When contemplating the future of museum software, just consider how radically all software has changed in just the past decade or so. Remember when installing new software involved running a series of installation discs? Today most laptops don’t even have a CD drive to install with. Software is either downloaded or offered as web-based “Software as a Service” (SaaS) platforms. While the delivery and installation of software has changed considerably, there are yet more radical ways that software development has changed.
Back in the day software vendors competed to have the most extensive offerings of features and capabilities. Feature “one-upmanship” was the name of the game. This resulted in software so bloated that it required certification just to use it. Think about it, what percentage of all the available features of Microsoft Word have you ever used? There are multitudes of untouched capabilities tucked away under all those menu options. Competition among software providers resulted in an escalation of features and a corresponding increase in their cost. Then along came “web-based software.”
The Google Doc Revolution
Web-based applications like Google Docs started to erode the dominance of boxed-software solutions. Not only were web-based options cheaper (often free), but the benefits of internet-based access and the ability to share and collaborate in real time was a true software revolution.
But the first wave of web-based software followed a similar competition path as their desktop predecessors. While the delivery and usage of these platforms were quite different, the race was still on to match feature sets as closely as possible. Online software never quite matched all those features, but by getting close enough, and offering the benefits of ease of use, portability, shareability, and real-time collaboration, the licensed software world was shaken.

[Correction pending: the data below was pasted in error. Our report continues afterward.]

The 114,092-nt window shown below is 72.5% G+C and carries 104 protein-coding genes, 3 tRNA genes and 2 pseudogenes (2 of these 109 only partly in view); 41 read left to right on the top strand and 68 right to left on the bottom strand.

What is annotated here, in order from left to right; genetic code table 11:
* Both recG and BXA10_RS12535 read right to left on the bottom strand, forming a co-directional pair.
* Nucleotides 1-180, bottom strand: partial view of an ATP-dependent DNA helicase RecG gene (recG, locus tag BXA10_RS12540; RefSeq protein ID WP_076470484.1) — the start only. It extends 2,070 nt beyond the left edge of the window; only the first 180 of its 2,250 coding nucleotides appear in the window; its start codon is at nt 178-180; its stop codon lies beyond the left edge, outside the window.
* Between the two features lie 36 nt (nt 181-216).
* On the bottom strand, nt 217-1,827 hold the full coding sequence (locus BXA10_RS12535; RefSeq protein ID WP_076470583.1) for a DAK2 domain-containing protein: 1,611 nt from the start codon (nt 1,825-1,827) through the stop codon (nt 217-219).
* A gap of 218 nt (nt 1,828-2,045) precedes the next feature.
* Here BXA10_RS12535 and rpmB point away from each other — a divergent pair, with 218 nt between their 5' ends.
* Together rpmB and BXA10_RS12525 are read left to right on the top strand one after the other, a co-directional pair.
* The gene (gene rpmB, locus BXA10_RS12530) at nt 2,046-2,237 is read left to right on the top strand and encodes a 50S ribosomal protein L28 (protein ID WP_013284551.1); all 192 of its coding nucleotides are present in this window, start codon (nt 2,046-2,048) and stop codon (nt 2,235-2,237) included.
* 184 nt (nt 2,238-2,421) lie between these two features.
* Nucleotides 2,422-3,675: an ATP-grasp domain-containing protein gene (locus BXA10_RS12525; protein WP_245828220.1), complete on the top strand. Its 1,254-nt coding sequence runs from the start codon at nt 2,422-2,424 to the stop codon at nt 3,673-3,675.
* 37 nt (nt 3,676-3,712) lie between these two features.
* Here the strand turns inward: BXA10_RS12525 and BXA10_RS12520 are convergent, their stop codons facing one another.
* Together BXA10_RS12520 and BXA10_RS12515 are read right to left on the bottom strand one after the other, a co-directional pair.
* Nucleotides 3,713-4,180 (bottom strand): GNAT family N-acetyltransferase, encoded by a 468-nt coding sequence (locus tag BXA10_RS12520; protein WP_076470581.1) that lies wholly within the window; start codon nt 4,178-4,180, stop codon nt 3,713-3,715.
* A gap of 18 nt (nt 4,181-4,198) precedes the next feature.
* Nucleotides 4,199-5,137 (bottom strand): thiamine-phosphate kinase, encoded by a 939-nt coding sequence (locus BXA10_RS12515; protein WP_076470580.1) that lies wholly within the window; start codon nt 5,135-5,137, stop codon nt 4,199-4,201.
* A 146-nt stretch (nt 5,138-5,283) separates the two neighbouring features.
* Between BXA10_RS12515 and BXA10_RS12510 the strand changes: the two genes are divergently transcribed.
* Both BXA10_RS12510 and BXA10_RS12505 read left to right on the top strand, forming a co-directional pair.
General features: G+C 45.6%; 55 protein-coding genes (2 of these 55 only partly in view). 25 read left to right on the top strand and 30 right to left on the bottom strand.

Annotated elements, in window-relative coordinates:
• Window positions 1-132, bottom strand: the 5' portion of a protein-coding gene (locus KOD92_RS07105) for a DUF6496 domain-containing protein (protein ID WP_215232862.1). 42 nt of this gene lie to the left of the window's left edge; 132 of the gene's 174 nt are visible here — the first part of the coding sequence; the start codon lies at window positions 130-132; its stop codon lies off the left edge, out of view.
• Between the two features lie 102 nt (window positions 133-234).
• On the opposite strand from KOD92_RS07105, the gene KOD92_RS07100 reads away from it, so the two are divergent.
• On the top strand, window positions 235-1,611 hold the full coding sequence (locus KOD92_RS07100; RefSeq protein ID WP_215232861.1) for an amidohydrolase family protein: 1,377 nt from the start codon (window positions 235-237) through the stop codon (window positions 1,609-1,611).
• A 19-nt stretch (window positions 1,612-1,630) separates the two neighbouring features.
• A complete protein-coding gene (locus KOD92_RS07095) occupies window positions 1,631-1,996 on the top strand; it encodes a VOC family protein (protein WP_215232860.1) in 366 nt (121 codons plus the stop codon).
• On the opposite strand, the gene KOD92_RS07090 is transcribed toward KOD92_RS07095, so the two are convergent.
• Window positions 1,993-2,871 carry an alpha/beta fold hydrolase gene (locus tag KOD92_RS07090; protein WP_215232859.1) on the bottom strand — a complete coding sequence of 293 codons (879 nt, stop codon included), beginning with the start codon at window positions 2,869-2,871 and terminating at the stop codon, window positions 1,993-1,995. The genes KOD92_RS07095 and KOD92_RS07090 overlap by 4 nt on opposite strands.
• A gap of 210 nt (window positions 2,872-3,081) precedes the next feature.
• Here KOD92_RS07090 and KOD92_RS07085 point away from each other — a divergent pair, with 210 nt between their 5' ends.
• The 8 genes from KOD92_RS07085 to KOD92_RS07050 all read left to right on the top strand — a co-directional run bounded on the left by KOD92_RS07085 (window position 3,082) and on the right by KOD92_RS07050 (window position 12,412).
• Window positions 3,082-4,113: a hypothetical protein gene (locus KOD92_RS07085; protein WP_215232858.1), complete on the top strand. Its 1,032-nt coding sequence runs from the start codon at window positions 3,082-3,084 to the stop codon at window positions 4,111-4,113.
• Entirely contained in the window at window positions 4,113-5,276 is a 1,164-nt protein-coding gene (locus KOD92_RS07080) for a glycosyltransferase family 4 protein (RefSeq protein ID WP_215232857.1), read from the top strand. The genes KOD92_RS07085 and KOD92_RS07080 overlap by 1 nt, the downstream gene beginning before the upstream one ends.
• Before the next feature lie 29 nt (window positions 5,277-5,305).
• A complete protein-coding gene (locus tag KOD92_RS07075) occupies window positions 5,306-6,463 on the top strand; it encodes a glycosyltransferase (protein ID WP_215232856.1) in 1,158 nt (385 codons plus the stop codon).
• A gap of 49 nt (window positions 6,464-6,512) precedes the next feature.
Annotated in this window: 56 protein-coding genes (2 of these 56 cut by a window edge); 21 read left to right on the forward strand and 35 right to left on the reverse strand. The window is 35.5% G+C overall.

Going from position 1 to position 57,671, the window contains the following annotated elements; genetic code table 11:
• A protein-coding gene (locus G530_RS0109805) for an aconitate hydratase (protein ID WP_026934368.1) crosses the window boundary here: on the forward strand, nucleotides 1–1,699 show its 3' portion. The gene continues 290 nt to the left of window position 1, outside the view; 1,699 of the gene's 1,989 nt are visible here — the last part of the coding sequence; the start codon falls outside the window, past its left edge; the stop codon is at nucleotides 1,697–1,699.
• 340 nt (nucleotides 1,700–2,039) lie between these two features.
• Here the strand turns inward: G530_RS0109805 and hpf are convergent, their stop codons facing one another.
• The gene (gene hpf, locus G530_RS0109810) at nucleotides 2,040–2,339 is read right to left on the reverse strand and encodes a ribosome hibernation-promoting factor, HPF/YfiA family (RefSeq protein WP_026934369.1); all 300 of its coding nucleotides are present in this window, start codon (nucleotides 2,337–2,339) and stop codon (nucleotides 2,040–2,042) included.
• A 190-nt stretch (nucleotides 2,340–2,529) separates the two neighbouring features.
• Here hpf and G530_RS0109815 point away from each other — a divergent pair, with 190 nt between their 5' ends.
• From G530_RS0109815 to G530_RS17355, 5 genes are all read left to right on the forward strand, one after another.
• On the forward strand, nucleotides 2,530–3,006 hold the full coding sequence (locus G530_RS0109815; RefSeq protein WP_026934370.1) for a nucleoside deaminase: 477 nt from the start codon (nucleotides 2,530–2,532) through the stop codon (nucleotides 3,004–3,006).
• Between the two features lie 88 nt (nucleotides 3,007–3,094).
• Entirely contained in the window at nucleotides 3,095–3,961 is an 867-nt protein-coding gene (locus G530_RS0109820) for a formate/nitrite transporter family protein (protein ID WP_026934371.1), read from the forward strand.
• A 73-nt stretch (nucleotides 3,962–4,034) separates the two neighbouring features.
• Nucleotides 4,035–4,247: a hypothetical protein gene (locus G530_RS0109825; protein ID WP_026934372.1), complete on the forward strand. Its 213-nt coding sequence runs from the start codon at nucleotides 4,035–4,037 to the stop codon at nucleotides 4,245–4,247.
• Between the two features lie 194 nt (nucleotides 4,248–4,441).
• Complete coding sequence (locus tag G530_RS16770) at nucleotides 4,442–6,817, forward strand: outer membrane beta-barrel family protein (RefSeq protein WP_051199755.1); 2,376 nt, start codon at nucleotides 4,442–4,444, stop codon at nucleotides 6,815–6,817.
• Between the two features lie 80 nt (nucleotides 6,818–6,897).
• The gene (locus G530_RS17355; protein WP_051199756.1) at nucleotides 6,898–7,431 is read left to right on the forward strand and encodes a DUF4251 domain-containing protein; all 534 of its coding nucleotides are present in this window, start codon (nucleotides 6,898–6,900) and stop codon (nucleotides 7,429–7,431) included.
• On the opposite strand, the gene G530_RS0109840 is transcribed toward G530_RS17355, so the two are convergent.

Consider how Salesforce shook up the CRM (Customer Relationship Management) marketplace by being one of the first web-based CRM alternatives to traditional enterprise level systems.
Disrupters Getting Disrupted
Salesforce was not just a disrupter because they offered a web-based CRM alternative, they were also an early adopter of APIs. An API (Application Programming Interface) allows a website or web service to share data with another in real time. Because Salesforce was a pioneer in cultivating API partners, a huge ecosystem of highly specialized Salesforce add-ons has grown up around the Salesforce platform.
Salesforce is a powerful platform but they do have a liability inherited as one of the early web-based platforms. Since early web-based systems were trying to go toe-to-toe, or feature-for-feature with traditional software, products like Salesforce soon became just as bloated as Microsoft Word. These days you need a consultant just to set up and configure a Salesforce installation.
But more recently Salesforce, and almost every other web platform, have adopted the latest iteration of API technology, something referred to as the REST API.
For the purpose of this article, I’m not going to offer a technical explanation, you can always Google that. In layman’s terms, and to understand this shift in software development, all you really need to know is that a REST API allows one website or web service to offer up its information to any other in a simple, flexible, and useful way. When you see websites displaying posts or streams from social media platforms like Instagram or Twitter you’re likely seeing the use of a REST API. Any platform that offers a REST API enables web developers to easily build tools that can push and pull data from one website into another in real time.